On a swing shift during a hot spell in the summer of 1970, the officer I was riding with was dispatched to a report of a possible dead body in an apartment on the east side of Los Padres along the west frontage road to the Santa Lucia Freeway south of Golden Hills Road.
On our arrival, we were met by the apartment complex manager who told us he had been receiving complaints of a strong stench coming from one of the units and when he knocked to investigate, there was no answer. He let himself in with a master key and found a body in the bedroom. He backed out and called the police.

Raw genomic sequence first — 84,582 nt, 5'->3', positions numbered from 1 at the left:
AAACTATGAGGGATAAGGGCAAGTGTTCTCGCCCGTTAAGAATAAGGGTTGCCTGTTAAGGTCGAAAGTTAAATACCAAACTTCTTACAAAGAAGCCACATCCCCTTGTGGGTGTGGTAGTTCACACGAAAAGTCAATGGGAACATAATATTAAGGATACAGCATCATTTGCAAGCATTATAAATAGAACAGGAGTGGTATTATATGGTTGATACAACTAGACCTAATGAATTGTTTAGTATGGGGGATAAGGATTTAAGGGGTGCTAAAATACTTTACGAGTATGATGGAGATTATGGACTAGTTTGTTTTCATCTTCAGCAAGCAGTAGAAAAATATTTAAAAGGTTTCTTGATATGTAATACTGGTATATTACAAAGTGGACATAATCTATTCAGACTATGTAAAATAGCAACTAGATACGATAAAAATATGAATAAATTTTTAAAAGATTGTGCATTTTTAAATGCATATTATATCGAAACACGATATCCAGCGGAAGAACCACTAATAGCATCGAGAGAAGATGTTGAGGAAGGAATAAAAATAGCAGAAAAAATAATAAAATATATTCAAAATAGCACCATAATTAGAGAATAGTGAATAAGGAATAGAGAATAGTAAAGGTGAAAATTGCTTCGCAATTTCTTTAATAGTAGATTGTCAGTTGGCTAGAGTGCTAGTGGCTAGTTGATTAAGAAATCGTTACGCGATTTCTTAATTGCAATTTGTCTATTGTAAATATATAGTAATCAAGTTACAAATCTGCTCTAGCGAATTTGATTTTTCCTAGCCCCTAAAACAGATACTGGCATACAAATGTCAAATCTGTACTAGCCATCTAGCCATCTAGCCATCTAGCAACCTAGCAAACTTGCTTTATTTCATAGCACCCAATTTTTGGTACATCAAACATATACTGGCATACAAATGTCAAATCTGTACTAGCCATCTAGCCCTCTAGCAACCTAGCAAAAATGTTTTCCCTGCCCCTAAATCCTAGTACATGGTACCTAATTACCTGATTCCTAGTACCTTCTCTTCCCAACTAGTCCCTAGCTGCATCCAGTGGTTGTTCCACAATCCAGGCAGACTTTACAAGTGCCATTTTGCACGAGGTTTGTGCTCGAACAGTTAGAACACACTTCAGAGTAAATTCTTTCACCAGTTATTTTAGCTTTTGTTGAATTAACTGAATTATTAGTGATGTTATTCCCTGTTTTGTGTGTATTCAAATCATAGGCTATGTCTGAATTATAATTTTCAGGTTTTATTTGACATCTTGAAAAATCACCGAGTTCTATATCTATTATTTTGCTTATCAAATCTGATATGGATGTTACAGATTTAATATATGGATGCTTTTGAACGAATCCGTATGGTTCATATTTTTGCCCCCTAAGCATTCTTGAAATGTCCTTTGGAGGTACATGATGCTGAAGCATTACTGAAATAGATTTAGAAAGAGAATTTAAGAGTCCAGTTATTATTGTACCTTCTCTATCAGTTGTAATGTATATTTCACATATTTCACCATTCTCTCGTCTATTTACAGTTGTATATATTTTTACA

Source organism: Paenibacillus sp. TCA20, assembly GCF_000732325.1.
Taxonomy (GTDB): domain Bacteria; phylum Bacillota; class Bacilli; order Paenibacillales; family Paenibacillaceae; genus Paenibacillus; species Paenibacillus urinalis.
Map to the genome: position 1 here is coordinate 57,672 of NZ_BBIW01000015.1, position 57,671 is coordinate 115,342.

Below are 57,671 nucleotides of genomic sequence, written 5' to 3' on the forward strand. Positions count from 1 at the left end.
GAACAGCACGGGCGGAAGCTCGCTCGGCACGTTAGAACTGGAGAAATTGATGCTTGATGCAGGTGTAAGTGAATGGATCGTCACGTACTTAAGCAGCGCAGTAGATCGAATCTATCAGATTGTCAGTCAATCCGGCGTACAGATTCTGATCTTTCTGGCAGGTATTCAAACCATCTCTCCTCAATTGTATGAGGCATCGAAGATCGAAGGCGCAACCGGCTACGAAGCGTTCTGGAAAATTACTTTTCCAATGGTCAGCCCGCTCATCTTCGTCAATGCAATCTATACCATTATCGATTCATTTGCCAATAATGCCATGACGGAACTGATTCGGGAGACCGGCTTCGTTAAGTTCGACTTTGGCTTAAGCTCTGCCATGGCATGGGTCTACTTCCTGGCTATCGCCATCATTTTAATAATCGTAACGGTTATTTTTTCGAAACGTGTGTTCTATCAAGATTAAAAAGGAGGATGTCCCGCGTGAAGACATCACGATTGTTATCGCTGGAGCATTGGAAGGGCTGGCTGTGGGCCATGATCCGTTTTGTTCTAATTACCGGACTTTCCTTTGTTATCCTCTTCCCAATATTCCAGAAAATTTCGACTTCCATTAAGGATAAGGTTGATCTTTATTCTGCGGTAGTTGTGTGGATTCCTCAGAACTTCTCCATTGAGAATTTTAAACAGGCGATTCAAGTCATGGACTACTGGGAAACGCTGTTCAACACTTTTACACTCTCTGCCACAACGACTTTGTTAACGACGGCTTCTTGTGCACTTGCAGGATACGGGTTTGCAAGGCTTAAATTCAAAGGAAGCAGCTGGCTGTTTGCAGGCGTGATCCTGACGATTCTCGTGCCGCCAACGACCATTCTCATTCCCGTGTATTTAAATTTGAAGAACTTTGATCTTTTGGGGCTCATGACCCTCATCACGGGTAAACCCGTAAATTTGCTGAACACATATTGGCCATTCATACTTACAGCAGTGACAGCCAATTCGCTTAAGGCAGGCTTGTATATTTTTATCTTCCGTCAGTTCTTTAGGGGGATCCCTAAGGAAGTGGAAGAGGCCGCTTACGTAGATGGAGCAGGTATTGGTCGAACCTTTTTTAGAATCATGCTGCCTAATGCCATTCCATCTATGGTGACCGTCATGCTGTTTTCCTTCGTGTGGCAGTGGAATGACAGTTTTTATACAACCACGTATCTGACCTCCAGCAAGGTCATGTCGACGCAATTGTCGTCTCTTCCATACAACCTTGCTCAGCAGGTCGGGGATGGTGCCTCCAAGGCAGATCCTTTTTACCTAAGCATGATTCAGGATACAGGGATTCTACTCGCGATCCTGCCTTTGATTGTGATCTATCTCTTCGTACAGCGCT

The manager escorted us to the second story apartment, opened the door, and stood aside. We were hit hard in the face by the horrible combination of smells that accompany the decomposition of a human body.
It was unimaginably bad. In subsequent years, I watched as others would retch and vomit because of that smell.
While I found the odor repulsive, I was able to function. On the drive to the apartment, the cop I was with did a great job of prepping me on what we might expect to find on this type of call. He warned me that it could smell worse than anything my mind could imagine and that if I kept my breathing shallow and slow, it would help. It did.
The body lay diagonally across a freshly made bed. The duvet was a burgundy and black paisley-type print. The only clue to the body’s gender was offered by the clothes it was wearing; a dress that was stretched to near bursting by the swelling of the corpse. The skin was mottled shades of black, brown, and purple. It almost matched the duvet.